Considering a standoff over lobster prices last year prompted fishermen to stay tied up for several days in protest, it would be a stretch to see all problems solved in a season.
That might be an understatement. In many ways, with prices low and fears they could drop more, we’re seeing a replay of some of the woes: fishermen measuring costs against paycheques and getting more nervous by the day.
The Maritime Lobster Panel formed last year in wake of those troubles is working to address issues, but not surprisingly it’s looking like a job for the longer term, with smoother marketing being a big issue – particularly considering the glut some buyers are blaming.
Processors in some areas have said they haven’t the capacity nor enough workers to keep pace with what has been an upswing in catch with the improved weather. With only two months to the local season, suggestions to fishermen to take a few days off, or to follow some sort of quota system, don’t sit well.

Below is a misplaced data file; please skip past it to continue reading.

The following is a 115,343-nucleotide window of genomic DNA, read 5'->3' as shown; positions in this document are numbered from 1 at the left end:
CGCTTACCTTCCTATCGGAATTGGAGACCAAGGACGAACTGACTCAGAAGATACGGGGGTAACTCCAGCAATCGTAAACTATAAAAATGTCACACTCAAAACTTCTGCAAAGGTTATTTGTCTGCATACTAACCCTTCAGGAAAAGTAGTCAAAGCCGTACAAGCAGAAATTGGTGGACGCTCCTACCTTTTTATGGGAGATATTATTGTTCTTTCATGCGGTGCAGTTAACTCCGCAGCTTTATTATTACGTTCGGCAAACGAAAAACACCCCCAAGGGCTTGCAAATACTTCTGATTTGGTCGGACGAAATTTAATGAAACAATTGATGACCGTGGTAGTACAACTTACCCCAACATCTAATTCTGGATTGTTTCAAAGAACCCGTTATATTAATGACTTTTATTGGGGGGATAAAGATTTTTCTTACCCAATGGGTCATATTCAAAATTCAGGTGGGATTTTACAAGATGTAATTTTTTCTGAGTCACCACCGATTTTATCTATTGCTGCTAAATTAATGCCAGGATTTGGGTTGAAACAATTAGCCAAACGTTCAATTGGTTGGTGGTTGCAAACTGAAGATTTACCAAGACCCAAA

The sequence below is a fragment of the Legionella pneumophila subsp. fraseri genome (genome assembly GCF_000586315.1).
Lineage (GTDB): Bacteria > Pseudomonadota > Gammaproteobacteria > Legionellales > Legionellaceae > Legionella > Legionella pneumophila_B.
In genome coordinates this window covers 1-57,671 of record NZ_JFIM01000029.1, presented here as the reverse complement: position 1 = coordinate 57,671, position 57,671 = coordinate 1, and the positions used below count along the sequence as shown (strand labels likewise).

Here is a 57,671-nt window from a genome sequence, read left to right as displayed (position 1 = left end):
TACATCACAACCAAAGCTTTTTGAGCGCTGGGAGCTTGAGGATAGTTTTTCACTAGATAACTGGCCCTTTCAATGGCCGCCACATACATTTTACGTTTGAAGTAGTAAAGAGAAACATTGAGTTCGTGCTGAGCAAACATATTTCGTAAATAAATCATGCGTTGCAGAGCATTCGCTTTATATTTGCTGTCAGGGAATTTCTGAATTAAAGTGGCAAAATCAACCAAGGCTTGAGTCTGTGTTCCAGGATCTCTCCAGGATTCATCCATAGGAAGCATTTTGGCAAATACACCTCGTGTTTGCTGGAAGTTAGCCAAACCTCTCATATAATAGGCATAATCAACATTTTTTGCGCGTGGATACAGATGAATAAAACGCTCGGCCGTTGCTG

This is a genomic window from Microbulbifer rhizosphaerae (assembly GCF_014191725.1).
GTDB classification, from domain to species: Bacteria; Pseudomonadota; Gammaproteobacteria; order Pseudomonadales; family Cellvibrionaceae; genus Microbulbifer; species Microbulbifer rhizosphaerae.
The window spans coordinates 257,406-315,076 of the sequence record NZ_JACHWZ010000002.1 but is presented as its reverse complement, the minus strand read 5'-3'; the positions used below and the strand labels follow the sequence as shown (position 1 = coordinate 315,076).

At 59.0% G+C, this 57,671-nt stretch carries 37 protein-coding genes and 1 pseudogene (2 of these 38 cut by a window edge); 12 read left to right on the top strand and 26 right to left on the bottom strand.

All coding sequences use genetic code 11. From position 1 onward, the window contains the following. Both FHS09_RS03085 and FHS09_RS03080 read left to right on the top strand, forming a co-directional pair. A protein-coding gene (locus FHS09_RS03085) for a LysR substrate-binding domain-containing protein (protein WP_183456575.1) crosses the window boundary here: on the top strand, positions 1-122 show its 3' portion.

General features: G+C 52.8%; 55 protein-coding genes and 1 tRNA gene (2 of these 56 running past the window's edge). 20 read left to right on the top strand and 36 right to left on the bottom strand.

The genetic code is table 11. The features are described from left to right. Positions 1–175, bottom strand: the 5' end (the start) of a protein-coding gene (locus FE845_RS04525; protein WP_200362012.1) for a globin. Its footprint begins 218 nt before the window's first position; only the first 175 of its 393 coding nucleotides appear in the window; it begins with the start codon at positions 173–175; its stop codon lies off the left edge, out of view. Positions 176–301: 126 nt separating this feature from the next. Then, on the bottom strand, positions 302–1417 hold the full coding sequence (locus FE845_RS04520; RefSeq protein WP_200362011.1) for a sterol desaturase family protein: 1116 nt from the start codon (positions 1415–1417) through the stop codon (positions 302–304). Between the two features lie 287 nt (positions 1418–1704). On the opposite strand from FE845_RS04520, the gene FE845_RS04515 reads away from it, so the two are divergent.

One Guysborough County fisherman, Jeremy Stevens, said in a story carried by The Canadian Press that he has had to anchor his catches off the harbour in crates until someone will buy them. Sounds like a good last-ditch effort, but not everyone can do that.
Ronnie Heighton, president of the Northumberland Fishermen’s Union, suggested this week a possible solution that could relieve such short-term mismatches in supply and demand. He said stakeholders in this area could seek federal funds to build holding facilities, adding that such a storage capacity already in southwest Nova Scotia allows them to hang on to product for longer periods.
Alongside that, it’s looking like a lot more needs to be done to move fresh product. Fishermen and processors generally agreed with the panel’s idea that a levy on product could help marketing reach into new territory. Considering plenty of people in other parts of Canada and Europe would love to have this product available, that sounds like a good plan.